Those sorts of losses tell me that there is a fairly large level of skepticism out there concerning the necessity to commit to the vapor ware of "renewable energy" when it is clear that the targets set are simply unreachable with current technology and would most likely retard the search for traditional energy sources that are available now. It also seems to argue that there's a large amount of skepticism concerning AGW as a real or imminent problem.
And, interestingly, national exit polling seems to support those suppositions:
Nationwide exit polls showed that Americans overwhelmingly support increased access to energy resources. According to MSNBC’s exit polls, 67 percent of all voters support increased access. In addition to the above examples of regions that voted for Obama, but against the spirit of his energy policies, exit polls found that almost 50 percent of Obama voters support drilling for oil and gas offshore.
Oil is at a low right now, which takes some of the pressure off of the "drill here, drill now" mantra. But this is a temporary respite. Demand will grow again as economies expand - and despite our current crises, they will. At some point, we'll again face an energy crisis as the cost of oil heads back up.
I have to wonder - given these results - how the new administration will pursue it's goals ("green collar" jobs, billions into renewable energy research, renewable energy use mandates, cap and trade and no new drilling)? Or will it pay any attention to these results at all, instead assuming that being voted into office gives them license to pursue their agenda whether the people agree or not?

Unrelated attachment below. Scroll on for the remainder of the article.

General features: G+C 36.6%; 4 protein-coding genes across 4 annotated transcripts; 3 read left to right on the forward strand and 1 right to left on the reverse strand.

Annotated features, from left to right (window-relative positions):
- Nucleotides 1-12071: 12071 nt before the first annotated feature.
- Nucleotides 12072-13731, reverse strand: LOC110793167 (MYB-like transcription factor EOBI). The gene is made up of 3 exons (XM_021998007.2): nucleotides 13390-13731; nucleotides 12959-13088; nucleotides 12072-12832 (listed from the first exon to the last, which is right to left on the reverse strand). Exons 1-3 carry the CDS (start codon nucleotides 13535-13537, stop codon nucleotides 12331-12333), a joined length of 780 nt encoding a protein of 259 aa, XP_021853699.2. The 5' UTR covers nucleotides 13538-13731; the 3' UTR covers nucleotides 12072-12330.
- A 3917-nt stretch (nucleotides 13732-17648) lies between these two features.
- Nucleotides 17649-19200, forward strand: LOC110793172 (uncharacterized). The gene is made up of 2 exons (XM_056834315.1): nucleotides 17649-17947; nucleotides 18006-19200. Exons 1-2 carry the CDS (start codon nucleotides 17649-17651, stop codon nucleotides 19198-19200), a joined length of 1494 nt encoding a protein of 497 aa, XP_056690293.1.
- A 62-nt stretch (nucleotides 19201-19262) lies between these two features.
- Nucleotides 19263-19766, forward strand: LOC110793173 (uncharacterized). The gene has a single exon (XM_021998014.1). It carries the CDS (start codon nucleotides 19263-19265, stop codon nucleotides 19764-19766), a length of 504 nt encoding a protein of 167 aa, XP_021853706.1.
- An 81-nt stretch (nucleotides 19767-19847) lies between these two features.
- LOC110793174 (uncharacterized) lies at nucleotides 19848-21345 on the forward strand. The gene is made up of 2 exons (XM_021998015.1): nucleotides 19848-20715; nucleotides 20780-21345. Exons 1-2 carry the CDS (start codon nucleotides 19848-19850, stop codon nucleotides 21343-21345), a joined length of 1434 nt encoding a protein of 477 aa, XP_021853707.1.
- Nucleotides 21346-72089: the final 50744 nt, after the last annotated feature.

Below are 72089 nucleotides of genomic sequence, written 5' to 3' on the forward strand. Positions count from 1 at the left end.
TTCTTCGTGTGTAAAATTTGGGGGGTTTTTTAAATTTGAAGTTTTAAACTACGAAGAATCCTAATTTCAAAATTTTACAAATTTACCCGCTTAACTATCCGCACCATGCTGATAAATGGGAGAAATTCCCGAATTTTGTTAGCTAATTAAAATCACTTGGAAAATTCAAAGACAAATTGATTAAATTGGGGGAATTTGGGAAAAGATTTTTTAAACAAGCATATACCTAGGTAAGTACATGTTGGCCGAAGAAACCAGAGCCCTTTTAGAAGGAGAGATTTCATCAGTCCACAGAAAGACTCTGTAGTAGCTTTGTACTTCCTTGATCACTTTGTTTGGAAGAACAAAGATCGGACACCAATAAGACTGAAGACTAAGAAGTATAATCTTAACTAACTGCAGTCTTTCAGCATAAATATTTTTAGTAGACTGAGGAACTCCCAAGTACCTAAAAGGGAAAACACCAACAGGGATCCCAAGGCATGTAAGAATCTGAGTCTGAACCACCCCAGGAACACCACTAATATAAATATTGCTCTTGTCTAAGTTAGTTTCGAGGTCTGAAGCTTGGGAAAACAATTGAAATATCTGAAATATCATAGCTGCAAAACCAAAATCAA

Based on the electoral results you cite, I’d say the correct tag for this is "how confused are the voters when it comes to energy policy?" because they can approve all the initiatives they want but energy policy comes from congress
One thing that really burns me about politicians is them talking about all the "green jobs" to be created like that’s a good thing.
It’s not. This is a case of the "broken window fallacy." If someone created lots of new jobs in a community by breaking every window in town, would the community be wealthier because of it? The answer is, of course, no.
The number of jobs created per unit energy produced for a particular technology is a good stand-in for a metric called "energy returned on energy invested" or EROEI. Each worker (and their families) requires substance and hence energy. Each worker then subtracts from the net energy available. Ergo, the FEWER jobs required per unit output, the better off the general community will be, as that leaves more energy for others. Incidently, it allows the workers to be paid more since they have higner energy productivity.
We could put half the adult population on treadmills to make electricity for the other half. Would that be a "green job" and would it make sense?
Perhaps a simpler analysis says that rather than this being a referendum on how green the voters are or how viable renewable resources are it was rather a simple demonstration by the voters of California that the state is broke and until the economy rebounds they don’t have the cash to invest in new infrastructure.
Part of the reason for the result in California was that even environmental groups like Sierra Club, Natural Resource Defense Council, Green Party, etc. were all against props 7 and 10. No significant organization was in favor of them.